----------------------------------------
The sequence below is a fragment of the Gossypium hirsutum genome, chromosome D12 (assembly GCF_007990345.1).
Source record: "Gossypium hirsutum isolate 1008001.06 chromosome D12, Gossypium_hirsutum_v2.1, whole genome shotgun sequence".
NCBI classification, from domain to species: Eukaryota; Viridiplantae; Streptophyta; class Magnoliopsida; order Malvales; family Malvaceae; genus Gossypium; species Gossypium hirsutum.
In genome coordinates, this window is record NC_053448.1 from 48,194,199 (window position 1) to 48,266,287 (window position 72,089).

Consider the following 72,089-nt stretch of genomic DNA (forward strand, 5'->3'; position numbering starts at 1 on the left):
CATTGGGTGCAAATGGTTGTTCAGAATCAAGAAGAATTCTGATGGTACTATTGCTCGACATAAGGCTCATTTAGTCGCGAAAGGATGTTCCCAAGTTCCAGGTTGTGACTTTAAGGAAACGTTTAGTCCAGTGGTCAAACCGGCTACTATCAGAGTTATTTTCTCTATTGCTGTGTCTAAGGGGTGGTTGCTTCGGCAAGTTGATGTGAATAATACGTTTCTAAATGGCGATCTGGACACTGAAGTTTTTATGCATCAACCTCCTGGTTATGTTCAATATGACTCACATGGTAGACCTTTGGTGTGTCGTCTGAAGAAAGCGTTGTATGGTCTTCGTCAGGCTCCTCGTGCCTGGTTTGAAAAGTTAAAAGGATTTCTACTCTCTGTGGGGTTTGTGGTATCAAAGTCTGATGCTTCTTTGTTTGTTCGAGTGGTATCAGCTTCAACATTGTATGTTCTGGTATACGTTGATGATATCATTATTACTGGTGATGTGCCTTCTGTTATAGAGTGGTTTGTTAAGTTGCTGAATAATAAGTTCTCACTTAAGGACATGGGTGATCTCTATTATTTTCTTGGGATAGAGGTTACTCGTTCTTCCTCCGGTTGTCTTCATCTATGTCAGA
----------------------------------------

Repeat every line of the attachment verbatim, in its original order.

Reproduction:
The sequence below is a fragment of the Gossypium hirsutum genome, chromosome D12 (assembly GCF_007990345.1).
Source record: "Gossypium hirsutum isolate 1008001.06 chromosome D12, Gossypium_hirsutum_v2.1, whole genome shotgun sequence".
NCBI classification, from domain to species: Eukaryota; Viridiplantae; Streptophyta; class Magnoliopsida; order Malvales; family Malvaceae; genus Gossypium; species Gossypium hirsutum.
In genome coordinates, this window is record NC_053448.1 from 48,194,199 (window position 1) to 48,266,287 (window position 72,089).

Consider the following 72,089-nt stretch of genomic DNA (forward strand, 5'->3'; position numbering starts at 1 on the left):
CATTGGGTGCAAATGGTTGTTCAGAATCAAGAAGAATTCTGATGGTACTATTGCTCGACATAAGGCTCATTTAGTCGCGAAAGGATGTTCCCAAGTTCCAGGTTGTGACTTTAAGGAAACGTTTAGTCCAGTGGTCAAACCGGCTACTATCAGAGTTATTTTCTCTATTGCTGTGTCTAAGGGGTGGTTGCTTCGGCAAGTTGATGTGAATAATACGTTTCTAAATGGCGATCTGGACACTGAAGTTTTTATGCATCAACCTCCTGGTTATGTTCAATATGACTCACATGGTAGACCTTTGGTGTGTCGTCTGAAGAAAGCGTTGTATGGTCTTCGTCAGGCTCCTCGTGCCTGGTTTGAAAAGTTAAAAGGATTTCTACTCTCTGTGGGGTTTGTGGTATCAAAGTCTGATGCTTCTTTGTTTGTTCGAGTGGTATCAGCTTCAACATTGTATGTTCTGGTATACGTTGATGATATCATTATTACTGGTGATGTGCCTTCTGTTATAGAGTGGTTTGTTAAGTTGCTGAATAATAAGTTCTCACTTAAGGACATGGGTGATCTCTATTATTTTCTTGGGATAGAGGTTACTCGTTCTTCCTCCGGTTGTCTTCATCTATGTCAGA